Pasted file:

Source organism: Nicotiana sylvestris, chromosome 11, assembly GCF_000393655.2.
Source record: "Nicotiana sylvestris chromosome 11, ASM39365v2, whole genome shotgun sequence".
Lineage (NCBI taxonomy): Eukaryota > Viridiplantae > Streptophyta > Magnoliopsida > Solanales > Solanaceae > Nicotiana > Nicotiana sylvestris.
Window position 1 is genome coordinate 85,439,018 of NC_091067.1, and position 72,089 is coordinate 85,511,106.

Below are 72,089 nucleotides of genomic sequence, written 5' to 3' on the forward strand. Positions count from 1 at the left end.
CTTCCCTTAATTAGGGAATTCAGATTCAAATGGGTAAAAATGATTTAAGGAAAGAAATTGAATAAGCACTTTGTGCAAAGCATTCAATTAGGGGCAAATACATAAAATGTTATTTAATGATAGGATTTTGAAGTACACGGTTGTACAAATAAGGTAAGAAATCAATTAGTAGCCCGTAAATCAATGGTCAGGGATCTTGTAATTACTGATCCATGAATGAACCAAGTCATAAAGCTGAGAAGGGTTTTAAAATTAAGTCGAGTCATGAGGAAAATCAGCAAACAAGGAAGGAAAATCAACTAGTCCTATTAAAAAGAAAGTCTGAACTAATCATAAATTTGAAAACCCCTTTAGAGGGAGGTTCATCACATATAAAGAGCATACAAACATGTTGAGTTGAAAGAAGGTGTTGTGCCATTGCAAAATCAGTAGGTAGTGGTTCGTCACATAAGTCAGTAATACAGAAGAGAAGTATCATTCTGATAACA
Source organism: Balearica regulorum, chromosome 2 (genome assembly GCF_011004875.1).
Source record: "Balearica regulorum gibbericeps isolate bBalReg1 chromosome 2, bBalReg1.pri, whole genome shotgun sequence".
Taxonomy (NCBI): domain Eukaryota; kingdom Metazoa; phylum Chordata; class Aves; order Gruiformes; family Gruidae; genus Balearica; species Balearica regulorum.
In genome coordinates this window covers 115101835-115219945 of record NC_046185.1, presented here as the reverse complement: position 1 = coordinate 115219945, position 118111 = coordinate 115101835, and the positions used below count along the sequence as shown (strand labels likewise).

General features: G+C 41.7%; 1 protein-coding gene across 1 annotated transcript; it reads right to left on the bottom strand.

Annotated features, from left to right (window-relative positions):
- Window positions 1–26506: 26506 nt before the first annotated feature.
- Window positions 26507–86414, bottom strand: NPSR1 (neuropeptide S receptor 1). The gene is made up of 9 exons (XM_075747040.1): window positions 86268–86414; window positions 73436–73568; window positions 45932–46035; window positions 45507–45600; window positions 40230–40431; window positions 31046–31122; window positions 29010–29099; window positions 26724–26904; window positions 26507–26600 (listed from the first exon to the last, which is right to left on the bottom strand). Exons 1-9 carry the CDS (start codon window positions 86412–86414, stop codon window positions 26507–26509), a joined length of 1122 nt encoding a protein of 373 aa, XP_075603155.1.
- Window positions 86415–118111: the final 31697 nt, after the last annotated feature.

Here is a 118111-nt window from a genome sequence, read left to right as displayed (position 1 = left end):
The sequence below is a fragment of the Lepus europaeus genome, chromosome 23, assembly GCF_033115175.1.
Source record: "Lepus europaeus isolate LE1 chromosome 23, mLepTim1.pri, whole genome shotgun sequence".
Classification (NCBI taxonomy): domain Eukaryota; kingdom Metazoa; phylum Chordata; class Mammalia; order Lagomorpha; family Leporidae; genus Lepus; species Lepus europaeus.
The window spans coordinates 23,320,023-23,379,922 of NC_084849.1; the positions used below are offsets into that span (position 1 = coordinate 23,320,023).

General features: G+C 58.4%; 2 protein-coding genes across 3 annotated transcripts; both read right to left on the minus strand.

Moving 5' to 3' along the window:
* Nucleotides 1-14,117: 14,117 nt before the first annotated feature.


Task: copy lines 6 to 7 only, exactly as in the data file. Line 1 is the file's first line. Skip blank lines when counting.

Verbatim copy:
CTTCCCTTAATTAGGGAATTCAGATTCAAATGGGTAAAAATGATTTAAGGAAAGAAATTGAATAAGCACTTTGTGCAAAGCATTCAATTAGGGGCAAATACATAAAATGTTATTTAATGATAGGATTTTGAAGTACACGGTTGTACAAATAAGGTAAGAAATCAATTAGTAGCCCGTAAATCAATGGTCAGGGATCTTGTAATTACTGATCCATGAATGAACCAAGTCATAAAGCTGAGAAGGGTTTTAAAATTAAGTCGAGTCATGAGGAAAATCAGCAAACAAGGAAGGAAAATCAACTAGTCCTATTAAAAAGAAAGTCTGAACTAATCATAAATTTGAAAACCCCTTTAGAGGGAGGTTCATCACATATAAAGAGCATACAAACATGTTGAGTTGAAAGAAGGTGTTGTGCCATTGCAAAATCAGTAGGTAGTGGTTCGTCACATAAGTCAGTAATACAGAAGAGAAGTATCATTCTGATAACA
Source organism: Balearica regulorum, chromosome 2 (genome assembly GCF_011004875.1).